Diatomaceous Earth

Diatomaceous earth

02 September 2010 – Castine, Maine

Our cat has worms. He eats a lot of dead things. Things he has killed. They’re probably not great for him, then again we don’t really have a mouse problem anymore. But now we have a worm problem. So, DE to the rescue.

To those of you not in the know, DE is a type of sedimentary rock that is responsible for much of the world’s atmospheric dust. Eons ago, when much of the world was submerged, tiny grasses coverd much of the shallows. When this stuff all died — and there was a lot of it — layers of rock that once were confused with limestone were left.

What does this mean for us, here in the 21st century? Well, it turns out that DE, being microsopic and wicked jagged on it’s edges, makes for a beautifully deadly powder to tiny insects. What insects it does not affect with it’s jaggedness, it sufocates, as it is also colossaly porous and, as a result, dehydrating. While the jagged edges are far too small to affect macro animals like us, or dogs, we can see the effects of it on our skin. Just stick your hand in a barrel of DE, I dare you. Your hands will feel awful and dry for the rest of the day.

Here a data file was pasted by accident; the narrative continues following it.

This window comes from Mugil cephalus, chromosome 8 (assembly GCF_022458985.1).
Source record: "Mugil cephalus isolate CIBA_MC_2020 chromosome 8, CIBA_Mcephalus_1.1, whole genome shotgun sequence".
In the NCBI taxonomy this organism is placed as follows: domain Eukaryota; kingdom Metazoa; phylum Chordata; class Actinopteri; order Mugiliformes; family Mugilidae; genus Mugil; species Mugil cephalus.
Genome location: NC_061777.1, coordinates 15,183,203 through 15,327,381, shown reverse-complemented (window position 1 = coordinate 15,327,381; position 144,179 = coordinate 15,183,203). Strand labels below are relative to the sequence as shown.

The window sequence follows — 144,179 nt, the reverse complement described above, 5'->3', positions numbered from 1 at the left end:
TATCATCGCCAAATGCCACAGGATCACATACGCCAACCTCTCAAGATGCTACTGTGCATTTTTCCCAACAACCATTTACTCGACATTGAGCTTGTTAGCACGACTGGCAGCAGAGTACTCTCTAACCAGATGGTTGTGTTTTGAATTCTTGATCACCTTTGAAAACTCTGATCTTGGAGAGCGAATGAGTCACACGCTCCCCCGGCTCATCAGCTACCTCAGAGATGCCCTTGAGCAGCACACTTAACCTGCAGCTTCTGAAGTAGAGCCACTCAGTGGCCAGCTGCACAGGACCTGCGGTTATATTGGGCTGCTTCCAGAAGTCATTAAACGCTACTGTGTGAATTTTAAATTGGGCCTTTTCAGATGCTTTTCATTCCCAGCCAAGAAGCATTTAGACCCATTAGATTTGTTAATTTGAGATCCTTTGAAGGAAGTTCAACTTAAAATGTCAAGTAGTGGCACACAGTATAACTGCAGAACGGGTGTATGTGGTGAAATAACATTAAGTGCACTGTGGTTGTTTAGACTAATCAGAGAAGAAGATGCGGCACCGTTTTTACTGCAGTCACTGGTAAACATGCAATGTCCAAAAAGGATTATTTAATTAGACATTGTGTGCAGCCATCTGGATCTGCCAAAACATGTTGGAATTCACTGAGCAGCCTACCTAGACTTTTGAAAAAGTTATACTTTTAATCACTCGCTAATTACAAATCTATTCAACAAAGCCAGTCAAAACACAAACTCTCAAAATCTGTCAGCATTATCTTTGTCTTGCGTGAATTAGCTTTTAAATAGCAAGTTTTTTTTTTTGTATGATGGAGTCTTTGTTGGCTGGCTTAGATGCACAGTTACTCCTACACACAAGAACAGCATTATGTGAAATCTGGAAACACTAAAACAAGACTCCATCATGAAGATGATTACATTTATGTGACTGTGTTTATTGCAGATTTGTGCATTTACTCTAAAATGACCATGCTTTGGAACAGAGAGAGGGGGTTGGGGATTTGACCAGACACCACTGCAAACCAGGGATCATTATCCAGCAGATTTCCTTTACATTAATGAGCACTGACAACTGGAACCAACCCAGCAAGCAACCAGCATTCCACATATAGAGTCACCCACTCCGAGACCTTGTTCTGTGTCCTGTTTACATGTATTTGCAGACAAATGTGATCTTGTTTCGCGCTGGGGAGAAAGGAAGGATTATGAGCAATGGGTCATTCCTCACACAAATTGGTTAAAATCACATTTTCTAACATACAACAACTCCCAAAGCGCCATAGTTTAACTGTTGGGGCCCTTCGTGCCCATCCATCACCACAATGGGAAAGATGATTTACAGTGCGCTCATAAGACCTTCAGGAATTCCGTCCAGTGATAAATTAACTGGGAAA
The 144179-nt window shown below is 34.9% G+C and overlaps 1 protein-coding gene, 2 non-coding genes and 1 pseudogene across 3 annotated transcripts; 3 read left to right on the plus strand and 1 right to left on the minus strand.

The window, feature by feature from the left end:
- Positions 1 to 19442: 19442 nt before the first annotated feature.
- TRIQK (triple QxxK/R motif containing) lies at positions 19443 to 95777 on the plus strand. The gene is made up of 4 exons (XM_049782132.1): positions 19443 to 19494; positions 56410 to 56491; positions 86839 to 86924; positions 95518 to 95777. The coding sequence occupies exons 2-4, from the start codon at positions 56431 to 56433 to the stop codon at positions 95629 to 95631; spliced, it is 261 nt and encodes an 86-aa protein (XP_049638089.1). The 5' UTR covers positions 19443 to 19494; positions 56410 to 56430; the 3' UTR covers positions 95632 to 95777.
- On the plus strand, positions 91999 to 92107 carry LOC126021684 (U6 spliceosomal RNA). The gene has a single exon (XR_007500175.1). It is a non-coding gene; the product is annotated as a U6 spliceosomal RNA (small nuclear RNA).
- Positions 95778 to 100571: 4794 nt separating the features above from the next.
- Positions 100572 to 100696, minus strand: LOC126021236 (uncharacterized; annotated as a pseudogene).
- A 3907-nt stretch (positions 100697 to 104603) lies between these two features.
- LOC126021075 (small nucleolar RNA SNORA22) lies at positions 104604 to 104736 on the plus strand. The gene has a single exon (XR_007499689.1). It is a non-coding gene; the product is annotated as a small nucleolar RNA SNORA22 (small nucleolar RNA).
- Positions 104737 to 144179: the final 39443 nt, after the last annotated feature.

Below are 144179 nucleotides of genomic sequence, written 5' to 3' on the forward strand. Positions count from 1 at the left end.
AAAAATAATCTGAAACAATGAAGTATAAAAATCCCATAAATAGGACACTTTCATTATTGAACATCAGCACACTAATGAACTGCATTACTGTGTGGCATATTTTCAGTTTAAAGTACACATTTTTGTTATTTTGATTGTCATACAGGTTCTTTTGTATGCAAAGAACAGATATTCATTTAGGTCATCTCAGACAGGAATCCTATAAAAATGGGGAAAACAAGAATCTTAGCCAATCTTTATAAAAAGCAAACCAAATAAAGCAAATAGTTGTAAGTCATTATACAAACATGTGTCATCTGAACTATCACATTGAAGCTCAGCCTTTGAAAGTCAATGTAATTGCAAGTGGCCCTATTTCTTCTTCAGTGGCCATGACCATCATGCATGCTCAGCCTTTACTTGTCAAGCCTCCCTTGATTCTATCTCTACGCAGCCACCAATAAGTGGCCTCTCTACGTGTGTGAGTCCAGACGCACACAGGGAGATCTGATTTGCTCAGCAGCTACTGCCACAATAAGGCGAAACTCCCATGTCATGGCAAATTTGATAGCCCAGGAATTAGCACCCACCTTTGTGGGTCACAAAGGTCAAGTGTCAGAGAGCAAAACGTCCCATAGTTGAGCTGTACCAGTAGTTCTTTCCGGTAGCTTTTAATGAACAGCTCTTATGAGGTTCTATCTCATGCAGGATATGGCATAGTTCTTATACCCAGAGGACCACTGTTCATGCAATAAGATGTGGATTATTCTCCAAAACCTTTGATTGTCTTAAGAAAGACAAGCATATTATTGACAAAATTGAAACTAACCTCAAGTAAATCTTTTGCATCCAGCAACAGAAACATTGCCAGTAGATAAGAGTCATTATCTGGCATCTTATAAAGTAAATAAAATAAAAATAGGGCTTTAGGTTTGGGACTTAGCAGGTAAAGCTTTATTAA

Despite the adverse reactions to your hands, DE is a wonderful substance. Our pigs, sheep, goats and cats are eating it right now. Some people even swear by a glass of water with a teaspoon mixed in before each meal. Our pigs are already looking healtier, and hopefully our cat can kick this tapeworm.

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